Another negative for this name is the word’s obscurity. Many mid-range consumers will not be familiar with it and find no meaning there other than a vague recollection of science. They also may not know how to pronounce it, which is a tremendous challenge when building brand equity.

And what about Scion the car? You may recall that Toyota rolled out this line of compact cars in 2003. The product never gained traction with younger consumers, to whom it was marketed, however, and the company announced in August that it would be discontinuing the brand. There may be some negative associations now while the marque’s demise is in the news, but in the long run, the hotel should be able to make the name its own. (In general, Catchword advises clients not to reject a possibly fantastic brand name solely because it is being used in a different space.)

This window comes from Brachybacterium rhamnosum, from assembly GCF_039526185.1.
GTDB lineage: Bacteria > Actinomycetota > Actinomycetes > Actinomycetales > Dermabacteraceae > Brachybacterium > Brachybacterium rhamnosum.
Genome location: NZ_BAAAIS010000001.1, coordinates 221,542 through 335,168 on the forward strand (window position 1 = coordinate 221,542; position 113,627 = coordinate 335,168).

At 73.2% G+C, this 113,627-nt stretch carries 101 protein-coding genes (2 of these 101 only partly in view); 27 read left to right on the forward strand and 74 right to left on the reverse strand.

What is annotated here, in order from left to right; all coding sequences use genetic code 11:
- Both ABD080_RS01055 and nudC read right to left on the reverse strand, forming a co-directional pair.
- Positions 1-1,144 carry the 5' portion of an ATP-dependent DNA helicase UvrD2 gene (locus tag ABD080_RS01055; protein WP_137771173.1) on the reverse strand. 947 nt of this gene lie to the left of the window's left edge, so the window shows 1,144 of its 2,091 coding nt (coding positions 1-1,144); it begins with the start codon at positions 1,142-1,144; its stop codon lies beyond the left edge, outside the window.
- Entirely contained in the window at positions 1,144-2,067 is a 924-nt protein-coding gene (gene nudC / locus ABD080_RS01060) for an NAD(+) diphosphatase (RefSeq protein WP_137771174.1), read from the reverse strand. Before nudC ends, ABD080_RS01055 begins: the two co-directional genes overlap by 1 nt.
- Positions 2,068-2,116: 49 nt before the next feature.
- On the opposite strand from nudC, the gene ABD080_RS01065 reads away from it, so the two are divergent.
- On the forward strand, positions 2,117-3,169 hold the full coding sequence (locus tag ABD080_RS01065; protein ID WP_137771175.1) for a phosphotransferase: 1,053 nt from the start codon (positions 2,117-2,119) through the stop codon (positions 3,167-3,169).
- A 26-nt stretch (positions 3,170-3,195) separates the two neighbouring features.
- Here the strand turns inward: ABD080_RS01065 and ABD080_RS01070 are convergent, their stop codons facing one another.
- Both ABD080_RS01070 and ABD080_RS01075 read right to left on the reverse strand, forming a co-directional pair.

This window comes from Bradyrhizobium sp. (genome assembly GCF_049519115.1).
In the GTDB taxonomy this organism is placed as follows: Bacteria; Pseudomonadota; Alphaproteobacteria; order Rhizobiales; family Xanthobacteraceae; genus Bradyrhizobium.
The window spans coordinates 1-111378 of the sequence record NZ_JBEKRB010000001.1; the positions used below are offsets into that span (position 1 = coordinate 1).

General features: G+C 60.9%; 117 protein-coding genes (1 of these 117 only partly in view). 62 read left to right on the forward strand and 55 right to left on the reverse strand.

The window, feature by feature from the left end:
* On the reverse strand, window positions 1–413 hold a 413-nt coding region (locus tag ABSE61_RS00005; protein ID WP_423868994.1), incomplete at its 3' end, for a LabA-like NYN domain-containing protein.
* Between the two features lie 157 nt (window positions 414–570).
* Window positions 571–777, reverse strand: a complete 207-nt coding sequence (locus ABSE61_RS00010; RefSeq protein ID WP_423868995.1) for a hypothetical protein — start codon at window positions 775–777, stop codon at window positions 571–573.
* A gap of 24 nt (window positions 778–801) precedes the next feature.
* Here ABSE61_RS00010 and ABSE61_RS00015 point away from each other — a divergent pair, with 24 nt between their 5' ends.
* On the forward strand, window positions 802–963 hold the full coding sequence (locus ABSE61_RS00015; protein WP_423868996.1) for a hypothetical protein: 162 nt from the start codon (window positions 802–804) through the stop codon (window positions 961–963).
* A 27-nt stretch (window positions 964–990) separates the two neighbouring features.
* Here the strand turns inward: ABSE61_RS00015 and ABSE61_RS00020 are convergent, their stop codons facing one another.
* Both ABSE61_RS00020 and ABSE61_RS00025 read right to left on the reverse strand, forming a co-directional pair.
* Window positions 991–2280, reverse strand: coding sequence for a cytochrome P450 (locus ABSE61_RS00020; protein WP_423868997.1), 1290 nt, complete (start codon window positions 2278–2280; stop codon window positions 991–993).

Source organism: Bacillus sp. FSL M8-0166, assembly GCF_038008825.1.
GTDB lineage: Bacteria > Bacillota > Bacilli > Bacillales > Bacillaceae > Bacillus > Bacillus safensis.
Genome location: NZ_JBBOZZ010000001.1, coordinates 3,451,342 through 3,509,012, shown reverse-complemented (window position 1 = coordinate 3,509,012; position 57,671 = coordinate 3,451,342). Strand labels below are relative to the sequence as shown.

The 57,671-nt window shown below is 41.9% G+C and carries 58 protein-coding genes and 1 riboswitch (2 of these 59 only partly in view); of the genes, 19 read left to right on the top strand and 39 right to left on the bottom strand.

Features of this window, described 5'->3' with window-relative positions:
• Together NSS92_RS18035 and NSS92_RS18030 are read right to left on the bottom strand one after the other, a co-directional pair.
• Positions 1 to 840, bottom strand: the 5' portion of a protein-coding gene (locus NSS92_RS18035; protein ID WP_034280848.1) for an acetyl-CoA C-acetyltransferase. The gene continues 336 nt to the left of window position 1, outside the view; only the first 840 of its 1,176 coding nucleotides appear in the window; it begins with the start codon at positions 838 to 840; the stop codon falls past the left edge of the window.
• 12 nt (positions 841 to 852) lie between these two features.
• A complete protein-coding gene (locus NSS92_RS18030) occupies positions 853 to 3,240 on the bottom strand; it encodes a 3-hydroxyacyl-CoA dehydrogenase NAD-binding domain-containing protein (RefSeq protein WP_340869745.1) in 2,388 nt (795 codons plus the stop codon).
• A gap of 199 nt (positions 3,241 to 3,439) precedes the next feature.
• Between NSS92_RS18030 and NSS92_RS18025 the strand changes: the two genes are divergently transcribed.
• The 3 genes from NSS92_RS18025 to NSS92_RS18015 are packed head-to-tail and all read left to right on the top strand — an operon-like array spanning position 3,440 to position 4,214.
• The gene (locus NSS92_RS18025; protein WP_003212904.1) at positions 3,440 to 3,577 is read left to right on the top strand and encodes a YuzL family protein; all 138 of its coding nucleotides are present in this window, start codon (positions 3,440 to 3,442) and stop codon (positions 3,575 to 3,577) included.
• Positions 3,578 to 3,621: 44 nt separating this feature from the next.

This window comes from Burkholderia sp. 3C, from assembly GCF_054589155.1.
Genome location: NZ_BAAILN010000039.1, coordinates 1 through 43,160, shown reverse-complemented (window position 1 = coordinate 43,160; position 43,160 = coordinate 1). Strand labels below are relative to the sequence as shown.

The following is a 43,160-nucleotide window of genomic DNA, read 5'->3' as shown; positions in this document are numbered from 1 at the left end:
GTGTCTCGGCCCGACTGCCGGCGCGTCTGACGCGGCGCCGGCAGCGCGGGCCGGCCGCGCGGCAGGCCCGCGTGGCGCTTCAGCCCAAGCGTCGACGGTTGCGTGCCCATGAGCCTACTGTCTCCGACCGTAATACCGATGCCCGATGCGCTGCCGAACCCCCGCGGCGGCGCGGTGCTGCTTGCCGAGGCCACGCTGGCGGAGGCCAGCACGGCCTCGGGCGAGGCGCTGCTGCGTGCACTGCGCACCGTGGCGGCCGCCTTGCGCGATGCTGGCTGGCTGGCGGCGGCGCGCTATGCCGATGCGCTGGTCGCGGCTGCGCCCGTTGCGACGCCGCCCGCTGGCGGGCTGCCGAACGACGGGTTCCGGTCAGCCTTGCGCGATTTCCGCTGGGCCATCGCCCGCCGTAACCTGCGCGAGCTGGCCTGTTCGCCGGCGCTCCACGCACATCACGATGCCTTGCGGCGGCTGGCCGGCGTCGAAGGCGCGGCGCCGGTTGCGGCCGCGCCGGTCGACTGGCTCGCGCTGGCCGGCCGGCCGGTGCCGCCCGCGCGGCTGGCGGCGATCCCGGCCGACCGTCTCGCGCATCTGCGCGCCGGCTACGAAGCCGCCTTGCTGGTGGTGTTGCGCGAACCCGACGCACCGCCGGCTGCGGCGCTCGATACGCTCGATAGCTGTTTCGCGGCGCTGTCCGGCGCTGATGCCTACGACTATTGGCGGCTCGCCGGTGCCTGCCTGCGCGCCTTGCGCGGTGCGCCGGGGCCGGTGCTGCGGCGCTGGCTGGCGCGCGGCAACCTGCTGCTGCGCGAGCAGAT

Will the public like Scion because of, or in spite of, its Trump connection? Certainly, any brand associated with the president-elect will be unpopular with a large chunk of the U.S., but hey, like the presidency, a brand’s name is not decided by popular vote.

Donald J. Trump, a man who needs no introduction, is gearing up to launch a new line of hotels in 2017. They’re called Scion Hotels. And, the most conspicuous part of the name is actually an absence… where’s the T word?